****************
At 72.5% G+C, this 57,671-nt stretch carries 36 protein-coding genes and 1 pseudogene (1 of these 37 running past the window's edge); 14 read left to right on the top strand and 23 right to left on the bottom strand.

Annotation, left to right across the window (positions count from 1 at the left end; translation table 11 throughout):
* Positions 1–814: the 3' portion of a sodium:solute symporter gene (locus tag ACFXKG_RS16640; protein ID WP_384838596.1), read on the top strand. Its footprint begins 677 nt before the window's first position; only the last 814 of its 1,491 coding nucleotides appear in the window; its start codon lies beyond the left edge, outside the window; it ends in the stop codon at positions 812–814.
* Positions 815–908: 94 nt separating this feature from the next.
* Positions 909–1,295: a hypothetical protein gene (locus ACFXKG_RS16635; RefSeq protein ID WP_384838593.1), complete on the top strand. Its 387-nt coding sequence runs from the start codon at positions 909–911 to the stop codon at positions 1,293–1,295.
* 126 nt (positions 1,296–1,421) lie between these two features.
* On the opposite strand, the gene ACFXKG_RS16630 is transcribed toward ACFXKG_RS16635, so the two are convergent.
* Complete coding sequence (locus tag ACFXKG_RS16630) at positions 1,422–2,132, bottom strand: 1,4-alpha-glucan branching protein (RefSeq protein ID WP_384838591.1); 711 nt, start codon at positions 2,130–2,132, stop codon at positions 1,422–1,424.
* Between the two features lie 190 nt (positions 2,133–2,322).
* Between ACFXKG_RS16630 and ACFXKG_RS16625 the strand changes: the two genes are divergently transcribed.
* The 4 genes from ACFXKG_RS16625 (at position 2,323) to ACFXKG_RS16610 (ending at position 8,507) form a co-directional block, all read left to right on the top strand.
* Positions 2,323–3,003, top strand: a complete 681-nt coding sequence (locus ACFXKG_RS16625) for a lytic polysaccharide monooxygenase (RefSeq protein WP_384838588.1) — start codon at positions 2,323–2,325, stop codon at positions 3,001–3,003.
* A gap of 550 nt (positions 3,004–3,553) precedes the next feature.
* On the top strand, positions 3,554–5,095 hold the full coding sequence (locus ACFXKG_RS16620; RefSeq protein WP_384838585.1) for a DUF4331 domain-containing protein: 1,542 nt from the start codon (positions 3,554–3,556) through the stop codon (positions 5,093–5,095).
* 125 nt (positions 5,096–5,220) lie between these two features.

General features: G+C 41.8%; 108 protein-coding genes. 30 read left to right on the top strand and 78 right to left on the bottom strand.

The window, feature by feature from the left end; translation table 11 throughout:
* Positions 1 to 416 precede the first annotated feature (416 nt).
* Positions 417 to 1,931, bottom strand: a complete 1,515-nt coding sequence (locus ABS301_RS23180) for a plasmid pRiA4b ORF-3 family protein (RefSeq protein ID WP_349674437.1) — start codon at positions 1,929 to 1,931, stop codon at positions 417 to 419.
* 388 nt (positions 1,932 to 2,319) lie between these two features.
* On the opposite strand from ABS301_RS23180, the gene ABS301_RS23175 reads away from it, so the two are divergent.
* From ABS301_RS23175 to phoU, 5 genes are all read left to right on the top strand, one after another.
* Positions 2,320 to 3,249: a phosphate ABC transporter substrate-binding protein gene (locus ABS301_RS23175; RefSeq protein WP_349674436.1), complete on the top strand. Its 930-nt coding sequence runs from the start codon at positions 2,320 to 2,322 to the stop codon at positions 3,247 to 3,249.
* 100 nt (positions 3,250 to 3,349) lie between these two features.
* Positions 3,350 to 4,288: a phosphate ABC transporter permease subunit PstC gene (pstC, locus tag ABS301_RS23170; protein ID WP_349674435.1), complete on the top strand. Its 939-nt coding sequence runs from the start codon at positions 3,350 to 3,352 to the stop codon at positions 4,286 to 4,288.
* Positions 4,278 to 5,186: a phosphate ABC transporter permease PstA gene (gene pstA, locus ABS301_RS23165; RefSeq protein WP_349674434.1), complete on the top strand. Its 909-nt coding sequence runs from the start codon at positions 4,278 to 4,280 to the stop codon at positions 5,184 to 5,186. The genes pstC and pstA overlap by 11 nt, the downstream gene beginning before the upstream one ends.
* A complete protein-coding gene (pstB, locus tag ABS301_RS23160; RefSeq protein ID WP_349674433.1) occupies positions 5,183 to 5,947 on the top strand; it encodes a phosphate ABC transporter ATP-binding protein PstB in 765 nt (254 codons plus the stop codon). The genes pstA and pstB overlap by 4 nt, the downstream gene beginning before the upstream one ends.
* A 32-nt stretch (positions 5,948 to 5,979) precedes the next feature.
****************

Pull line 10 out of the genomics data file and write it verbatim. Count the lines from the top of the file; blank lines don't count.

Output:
* Between ACFXKG_RS16630 and ACFXKG_RS16625 the strand changes: the two genes are divergently transcribed.